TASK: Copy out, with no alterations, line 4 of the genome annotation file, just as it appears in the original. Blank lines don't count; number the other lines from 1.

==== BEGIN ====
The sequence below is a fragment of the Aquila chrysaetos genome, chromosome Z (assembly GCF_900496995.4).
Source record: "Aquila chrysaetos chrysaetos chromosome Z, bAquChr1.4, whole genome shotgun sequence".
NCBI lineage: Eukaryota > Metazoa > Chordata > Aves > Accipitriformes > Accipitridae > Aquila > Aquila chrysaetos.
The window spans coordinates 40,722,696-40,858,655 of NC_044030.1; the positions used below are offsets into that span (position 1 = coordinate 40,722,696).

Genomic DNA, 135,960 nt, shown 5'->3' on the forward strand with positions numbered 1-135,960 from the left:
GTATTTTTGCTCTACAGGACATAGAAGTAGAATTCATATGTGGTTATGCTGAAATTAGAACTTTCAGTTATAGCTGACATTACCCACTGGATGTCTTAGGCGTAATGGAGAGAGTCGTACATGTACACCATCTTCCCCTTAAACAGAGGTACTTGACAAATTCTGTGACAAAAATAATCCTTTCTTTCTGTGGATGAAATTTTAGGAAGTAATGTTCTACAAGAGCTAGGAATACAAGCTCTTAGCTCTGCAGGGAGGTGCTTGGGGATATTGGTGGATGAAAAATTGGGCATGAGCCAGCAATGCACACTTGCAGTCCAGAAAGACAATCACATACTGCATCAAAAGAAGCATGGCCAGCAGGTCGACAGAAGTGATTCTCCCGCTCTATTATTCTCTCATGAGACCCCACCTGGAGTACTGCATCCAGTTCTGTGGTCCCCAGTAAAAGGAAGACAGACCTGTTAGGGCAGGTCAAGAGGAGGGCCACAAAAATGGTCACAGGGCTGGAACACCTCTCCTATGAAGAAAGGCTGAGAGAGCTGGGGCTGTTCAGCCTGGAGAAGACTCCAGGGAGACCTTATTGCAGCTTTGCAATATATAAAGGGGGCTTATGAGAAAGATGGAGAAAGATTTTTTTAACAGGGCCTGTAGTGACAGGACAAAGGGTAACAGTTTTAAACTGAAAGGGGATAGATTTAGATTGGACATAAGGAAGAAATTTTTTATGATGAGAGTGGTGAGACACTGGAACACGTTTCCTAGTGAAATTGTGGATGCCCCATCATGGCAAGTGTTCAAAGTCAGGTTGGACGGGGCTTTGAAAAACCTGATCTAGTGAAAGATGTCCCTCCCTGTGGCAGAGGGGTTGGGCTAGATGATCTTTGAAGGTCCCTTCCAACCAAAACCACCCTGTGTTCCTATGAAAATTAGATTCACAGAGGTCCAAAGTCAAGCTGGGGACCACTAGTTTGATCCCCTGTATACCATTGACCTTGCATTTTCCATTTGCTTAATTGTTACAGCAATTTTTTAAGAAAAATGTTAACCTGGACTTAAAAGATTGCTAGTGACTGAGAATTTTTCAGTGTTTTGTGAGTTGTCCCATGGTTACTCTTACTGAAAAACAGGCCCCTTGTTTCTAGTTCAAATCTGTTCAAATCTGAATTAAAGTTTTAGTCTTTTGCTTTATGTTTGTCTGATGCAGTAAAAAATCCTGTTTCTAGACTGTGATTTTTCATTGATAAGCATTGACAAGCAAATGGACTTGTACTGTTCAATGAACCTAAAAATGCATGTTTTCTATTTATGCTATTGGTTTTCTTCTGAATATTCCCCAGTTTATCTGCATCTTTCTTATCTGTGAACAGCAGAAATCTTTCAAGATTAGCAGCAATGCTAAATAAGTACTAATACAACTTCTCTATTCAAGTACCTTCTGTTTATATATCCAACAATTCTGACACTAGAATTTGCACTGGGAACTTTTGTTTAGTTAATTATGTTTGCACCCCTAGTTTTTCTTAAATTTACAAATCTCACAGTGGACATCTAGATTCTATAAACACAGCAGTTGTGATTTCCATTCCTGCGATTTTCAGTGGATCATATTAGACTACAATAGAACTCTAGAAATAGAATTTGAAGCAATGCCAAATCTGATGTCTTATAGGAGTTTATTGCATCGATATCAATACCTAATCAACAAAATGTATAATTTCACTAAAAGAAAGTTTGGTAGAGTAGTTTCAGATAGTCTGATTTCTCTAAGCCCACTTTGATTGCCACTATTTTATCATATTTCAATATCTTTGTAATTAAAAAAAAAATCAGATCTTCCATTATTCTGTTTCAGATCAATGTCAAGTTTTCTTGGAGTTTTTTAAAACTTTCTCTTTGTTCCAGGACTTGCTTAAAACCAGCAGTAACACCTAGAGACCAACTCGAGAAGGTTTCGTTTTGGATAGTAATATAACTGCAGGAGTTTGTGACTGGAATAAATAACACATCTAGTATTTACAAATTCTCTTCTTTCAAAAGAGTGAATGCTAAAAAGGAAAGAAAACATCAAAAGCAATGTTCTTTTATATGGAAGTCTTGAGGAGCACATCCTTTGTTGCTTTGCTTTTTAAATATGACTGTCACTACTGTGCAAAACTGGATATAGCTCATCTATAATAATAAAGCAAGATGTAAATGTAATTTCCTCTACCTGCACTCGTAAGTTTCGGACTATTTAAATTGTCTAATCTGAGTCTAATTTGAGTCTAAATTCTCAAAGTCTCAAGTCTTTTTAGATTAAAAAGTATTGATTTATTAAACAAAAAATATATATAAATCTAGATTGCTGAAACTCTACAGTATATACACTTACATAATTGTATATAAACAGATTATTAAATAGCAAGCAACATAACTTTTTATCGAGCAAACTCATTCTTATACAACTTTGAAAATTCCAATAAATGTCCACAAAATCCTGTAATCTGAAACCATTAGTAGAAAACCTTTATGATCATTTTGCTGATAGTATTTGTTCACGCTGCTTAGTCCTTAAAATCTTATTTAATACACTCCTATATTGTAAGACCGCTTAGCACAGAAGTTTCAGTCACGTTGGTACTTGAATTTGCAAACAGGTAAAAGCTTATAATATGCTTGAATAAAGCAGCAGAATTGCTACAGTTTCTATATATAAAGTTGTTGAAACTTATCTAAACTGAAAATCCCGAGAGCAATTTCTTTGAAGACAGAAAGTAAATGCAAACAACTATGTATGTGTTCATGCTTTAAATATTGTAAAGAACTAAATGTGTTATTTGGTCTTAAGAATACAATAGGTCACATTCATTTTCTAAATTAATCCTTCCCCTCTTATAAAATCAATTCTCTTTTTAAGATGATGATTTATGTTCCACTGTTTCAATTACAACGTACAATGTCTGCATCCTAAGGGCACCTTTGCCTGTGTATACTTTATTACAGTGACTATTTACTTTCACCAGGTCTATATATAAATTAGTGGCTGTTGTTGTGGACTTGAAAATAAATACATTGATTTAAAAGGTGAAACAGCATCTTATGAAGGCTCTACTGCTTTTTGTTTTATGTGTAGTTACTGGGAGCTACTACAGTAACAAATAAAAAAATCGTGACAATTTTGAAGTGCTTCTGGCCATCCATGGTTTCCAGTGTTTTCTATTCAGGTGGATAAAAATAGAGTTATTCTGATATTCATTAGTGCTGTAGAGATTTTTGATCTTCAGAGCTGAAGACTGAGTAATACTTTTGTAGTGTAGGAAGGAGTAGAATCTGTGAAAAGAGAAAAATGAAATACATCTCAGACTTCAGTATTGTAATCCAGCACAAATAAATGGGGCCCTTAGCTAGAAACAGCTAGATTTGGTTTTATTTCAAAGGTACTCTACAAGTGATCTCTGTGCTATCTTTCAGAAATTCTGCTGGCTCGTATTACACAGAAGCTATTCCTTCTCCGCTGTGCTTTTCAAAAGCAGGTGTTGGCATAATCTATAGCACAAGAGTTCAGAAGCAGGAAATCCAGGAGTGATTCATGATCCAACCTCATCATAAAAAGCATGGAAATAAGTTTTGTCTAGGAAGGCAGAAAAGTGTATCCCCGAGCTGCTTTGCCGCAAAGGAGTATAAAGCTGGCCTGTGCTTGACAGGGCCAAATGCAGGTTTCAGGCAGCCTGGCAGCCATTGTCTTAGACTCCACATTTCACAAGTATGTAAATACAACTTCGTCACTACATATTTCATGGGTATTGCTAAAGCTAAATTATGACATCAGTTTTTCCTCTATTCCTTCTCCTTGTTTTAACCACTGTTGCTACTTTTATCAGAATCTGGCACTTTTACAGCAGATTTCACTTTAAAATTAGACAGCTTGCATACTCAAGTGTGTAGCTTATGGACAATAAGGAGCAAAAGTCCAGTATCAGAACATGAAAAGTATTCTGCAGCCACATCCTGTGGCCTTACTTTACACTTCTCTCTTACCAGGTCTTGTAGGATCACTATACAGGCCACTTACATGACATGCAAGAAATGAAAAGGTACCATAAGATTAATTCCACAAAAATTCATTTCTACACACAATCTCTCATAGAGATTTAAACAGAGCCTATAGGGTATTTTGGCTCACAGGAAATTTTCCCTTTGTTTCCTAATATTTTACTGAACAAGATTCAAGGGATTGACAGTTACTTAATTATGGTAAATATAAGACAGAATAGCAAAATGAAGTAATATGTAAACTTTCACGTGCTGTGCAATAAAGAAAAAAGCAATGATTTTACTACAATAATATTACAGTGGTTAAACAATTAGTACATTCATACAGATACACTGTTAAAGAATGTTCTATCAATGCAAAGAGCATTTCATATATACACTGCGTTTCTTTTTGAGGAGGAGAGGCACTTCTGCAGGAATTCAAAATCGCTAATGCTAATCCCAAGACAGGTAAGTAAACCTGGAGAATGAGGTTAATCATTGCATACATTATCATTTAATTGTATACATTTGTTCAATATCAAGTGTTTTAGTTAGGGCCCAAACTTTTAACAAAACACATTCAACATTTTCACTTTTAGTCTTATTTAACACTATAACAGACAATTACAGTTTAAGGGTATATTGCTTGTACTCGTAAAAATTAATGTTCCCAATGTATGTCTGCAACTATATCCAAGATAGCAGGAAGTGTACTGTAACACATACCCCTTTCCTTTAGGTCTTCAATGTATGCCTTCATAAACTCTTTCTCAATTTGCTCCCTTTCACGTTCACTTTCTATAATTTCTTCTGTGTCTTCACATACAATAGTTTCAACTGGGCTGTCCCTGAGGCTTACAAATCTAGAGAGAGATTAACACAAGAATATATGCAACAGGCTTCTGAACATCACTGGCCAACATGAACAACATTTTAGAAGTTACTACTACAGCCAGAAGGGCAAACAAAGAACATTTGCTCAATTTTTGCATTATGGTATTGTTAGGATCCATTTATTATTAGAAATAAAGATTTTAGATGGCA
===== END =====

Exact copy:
The window spans coordinates 40,722,696-40,858,655 of NC_044030.1; the positions used below are offsets into that span (position 1 = coordinate 40,722,696).